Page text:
Friday, January 8, 2010

Today the yard, tomorrow the world!

This camelia is one of the few things in the garden that actually looks presentable, and it is facing the empty lot next door wedged between the school and shed where no one can see it. The store bought pansies are starting to come back after being squished beneath the snow, but once again I started pansies from seed too late and the seedlings are just sitting there not doing anything.

I did manage to get a bit of pruning done today and chop off all the dying mums. I am not super-fond of chrysanthymums, but they sure do love our garden. I do my best to kill them, but they come back stronger every year. Actually some of them were quite pretty. I did take photos while they were in their glory and will try to get around to posting those at some point.I didn't finish pruning though. What is with our rosemary? It grew like the dickens during December? Is this the usual season for growth spurts?Our kinkan (kumquat? maybe? They are like itty bitty oranges and you eat them whole) tree finally has actual kinkans this year. hooray!
The avacado and mango trees are surviving the winter well so far in our little greenhouse.

Here are some daikon growing, for those who are not familiar with daikon. I have to go figure out what to do with the other half of one that is sitting in our fridge tonight. Sigh.This is another photo of the area my husband built for the blueberry bushes and baby trees at the bottom of our side of the embankment. He hauled lots of dirt up from the river bank. All part of his plot to...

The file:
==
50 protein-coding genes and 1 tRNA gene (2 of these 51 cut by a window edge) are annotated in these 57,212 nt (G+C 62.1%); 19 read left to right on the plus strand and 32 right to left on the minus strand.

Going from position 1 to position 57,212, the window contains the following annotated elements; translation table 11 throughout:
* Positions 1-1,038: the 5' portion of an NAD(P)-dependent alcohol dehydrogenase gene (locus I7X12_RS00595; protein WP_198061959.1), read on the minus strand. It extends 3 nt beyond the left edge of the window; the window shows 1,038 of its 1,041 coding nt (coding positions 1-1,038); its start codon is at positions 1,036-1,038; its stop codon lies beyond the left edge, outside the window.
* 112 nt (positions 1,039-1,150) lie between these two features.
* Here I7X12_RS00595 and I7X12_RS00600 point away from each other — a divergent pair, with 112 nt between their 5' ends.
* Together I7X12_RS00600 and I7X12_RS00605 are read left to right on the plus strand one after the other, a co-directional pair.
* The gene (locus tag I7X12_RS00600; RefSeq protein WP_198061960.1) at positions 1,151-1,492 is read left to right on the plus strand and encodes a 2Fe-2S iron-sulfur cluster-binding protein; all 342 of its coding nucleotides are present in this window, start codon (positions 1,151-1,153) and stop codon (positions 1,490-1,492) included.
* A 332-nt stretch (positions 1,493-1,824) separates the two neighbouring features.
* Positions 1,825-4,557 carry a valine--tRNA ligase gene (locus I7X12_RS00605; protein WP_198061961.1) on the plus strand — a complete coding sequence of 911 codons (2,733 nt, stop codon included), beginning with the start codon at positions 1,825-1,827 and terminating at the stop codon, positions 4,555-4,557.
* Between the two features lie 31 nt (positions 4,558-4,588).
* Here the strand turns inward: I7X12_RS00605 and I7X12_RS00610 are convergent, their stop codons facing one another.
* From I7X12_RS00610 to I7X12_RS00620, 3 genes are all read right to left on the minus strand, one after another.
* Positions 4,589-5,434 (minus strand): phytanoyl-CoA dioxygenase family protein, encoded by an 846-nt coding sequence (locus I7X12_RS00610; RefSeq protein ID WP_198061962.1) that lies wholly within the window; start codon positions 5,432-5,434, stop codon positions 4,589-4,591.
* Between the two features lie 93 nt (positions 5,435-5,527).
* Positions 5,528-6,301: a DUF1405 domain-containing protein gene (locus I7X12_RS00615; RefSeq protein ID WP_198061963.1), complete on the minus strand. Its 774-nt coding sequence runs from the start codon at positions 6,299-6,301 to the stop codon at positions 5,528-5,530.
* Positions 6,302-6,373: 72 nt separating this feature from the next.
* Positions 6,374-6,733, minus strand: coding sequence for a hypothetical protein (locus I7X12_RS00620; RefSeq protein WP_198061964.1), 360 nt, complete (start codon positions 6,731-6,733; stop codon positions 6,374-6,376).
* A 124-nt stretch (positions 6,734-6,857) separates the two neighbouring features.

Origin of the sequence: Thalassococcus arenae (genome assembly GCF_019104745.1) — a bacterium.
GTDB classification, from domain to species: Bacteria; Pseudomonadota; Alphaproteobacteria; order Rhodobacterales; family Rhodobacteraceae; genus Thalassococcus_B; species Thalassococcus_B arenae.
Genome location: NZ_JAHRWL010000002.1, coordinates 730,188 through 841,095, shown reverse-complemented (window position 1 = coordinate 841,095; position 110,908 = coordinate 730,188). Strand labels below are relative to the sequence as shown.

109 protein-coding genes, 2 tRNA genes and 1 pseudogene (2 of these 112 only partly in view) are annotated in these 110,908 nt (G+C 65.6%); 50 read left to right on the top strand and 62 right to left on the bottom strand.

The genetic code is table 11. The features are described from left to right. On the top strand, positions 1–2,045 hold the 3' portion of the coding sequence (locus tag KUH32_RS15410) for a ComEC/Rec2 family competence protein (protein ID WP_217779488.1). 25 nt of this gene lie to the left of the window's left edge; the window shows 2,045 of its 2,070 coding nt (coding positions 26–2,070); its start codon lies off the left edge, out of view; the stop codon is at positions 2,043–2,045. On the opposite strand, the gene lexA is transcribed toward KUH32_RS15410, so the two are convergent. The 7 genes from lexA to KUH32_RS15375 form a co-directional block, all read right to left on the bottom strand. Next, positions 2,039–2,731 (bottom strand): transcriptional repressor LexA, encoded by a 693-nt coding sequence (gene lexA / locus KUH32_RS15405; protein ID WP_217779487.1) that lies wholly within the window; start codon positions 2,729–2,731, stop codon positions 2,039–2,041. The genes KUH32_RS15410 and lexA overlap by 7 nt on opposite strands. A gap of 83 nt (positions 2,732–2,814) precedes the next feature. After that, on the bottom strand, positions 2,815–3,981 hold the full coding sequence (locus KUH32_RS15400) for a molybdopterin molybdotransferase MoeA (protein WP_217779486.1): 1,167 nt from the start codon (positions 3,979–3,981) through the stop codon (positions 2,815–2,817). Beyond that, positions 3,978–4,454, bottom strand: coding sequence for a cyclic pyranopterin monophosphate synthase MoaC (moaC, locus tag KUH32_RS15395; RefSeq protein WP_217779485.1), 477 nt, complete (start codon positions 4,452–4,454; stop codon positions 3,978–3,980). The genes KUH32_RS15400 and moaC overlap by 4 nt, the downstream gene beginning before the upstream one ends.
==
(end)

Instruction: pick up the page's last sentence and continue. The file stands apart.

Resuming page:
take over the world!!! Or maybe the neighborhood...

Here is the expansion so far. Out on the the embankment and down the other side. And nowinto the empty lot next door (with the owner's permission). We will stick to underground and inedibles here, however, because the guy with the plot next to this uses enormous amounts of chemicals. He lives a few blocks over, but must have a spy cam trained on my laundry poles, because he invariably shows up with huge tank fulls of noxious spray as soon as I hang out four loads of laundry and all the bedding. When there is a particularly well aimed wind he sometimes also burns plastic .
While I was hiding out at the computer upstairs the girls suddenly noticed I was missing. I heard them knock over the coat tree and found them ready to mount an expedition into the dark windy cold yard to find me. They seemed a bit confused about whose coat was whose.


Claire said...

Avocado plants? I am so jealous. I planted a lemon tree in the autumn but i think the blanket of snow covering the garden this morning will kill it off. The label said keep at 6c but last winter was so mild i thought it would be ok..

Xana said...

'm sorry, Claire, somehow I missed your comment. I don't think it is warm enough here for our avacado plants to ever have actual avacadoes. Up until this winter dh kept saying "Japan is turning into a tropical island." But this winter put an end to his dreams of fruit bearing avacado and mango trees. He does plant practically every citrus seed he encounters so we have 100s of unmarked baby citrus trees: grapefruit? lemon? mikan?
Can you get some of that white cloth to wrap teepee fashion around your lemon tree (if it isn't dead)? Dh did that for our transplanted baby trees this year.
Avocado trees are really easy to grow and so fast. One of my college roomates started one freshman year and by Junior year it had hit the ceiling. Just put the seed half way in some water until it roots, then plant.